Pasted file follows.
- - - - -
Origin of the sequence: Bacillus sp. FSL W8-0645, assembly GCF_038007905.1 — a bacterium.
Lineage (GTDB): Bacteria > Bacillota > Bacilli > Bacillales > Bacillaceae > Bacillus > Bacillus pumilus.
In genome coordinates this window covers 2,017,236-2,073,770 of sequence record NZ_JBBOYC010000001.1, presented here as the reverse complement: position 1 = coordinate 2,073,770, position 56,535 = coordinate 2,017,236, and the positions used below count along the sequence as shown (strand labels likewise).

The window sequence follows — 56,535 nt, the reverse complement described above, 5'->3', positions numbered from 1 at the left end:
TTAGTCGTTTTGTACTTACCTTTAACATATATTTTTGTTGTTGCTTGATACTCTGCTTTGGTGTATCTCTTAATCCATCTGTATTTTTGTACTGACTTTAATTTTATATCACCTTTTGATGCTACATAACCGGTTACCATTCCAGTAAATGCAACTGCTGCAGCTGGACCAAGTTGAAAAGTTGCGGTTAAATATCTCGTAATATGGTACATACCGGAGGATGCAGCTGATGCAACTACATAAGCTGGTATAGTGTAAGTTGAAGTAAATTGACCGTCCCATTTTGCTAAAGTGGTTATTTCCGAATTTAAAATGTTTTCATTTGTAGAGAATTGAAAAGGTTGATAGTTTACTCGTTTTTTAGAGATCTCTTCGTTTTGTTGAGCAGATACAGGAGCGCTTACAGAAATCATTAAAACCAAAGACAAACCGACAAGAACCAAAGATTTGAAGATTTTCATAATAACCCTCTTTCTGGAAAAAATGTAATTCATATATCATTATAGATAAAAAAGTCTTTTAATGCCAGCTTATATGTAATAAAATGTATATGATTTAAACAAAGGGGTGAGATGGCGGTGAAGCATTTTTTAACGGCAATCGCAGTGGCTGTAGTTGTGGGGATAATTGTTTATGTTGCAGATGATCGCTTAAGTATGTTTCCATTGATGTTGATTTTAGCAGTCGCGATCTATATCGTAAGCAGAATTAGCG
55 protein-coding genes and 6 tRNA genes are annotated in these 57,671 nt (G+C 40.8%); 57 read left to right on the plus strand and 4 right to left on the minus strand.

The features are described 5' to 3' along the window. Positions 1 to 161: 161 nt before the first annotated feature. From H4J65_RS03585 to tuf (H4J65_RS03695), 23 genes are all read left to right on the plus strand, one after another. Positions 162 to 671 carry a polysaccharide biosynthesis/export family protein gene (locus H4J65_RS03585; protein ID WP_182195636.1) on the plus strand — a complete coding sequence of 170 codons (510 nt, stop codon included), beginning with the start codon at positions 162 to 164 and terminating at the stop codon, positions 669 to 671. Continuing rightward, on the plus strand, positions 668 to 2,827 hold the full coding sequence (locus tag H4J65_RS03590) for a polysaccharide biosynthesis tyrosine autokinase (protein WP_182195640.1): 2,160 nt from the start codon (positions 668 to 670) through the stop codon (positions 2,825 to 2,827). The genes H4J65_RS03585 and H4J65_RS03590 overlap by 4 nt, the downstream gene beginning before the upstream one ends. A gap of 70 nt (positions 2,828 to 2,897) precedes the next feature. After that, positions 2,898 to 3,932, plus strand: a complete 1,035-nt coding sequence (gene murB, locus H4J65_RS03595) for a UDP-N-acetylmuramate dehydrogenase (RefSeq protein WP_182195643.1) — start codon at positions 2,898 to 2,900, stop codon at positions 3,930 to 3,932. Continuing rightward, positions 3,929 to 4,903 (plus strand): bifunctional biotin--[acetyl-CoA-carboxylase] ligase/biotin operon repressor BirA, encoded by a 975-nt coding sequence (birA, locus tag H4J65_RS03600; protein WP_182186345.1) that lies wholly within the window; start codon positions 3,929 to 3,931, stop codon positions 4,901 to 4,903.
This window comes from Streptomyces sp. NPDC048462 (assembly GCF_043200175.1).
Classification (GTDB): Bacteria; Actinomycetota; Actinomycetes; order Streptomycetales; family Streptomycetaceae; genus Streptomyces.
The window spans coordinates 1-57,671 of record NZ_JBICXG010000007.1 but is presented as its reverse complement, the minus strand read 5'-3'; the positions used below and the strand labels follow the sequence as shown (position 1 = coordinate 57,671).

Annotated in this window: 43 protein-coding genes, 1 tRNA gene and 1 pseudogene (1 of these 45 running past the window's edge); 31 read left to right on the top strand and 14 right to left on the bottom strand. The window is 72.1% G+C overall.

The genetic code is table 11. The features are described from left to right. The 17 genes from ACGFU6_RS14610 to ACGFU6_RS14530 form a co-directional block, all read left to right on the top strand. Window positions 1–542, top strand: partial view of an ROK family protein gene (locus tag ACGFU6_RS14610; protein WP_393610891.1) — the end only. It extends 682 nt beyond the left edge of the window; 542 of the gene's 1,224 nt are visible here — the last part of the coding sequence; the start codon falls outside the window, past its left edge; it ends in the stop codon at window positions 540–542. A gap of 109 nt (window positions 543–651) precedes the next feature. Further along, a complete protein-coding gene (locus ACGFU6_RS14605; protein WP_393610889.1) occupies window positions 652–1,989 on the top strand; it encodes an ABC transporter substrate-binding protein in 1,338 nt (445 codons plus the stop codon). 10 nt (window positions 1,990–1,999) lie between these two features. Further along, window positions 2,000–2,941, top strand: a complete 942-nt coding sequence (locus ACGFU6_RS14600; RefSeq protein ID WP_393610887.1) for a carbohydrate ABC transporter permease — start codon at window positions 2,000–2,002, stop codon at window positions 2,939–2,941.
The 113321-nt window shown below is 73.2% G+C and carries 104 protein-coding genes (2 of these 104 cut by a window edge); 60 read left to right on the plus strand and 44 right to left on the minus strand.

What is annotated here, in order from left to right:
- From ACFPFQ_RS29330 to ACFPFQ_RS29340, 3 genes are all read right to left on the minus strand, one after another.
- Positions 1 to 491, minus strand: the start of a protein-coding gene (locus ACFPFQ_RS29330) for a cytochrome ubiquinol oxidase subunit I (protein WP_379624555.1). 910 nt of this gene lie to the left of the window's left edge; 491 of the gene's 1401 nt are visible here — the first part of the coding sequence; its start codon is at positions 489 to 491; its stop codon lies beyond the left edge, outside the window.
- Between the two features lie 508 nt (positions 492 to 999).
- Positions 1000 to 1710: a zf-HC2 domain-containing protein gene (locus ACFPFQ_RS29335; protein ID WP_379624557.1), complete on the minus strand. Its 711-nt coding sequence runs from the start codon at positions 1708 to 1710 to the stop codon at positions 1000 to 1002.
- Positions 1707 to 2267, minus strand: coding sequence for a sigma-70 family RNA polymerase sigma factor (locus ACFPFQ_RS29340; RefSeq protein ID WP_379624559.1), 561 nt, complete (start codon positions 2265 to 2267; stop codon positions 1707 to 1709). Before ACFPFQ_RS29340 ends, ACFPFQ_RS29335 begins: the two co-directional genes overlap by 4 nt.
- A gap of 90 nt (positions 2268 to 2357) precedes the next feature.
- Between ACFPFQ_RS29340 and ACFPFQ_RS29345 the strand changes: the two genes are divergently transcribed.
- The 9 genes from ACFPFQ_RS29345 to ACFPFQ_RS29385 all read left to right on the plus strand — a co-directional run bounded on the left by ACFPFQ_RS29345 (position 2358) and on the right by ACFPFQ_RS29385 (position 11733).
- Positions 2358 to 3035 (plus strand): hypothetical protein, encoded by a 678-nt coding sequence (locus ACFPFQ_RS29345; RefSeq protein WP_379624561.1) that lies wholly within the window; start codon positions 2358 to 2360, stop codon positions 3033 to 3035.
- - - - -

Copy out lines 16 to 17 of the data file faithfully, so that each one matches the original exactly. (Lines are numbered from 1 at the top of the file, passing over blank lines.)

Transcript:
- Positions 1 to 491, minus strand: the start of a protein-coding gene (locus ACFPFQ_RS29330) for a cytochrome ubiquinol oxidase subunit I (protein WP_379624555.1). 910 nt of this gene lie to the left of the window's left edge; 491 of the gene's 1401 nt are visible here — the first part of the coding sequence; its start codon is at positions 489 to 491; its stop codon lies beyond the left edge, outside the window.
- Between the two features lie 508 nt (positions 492 to 999).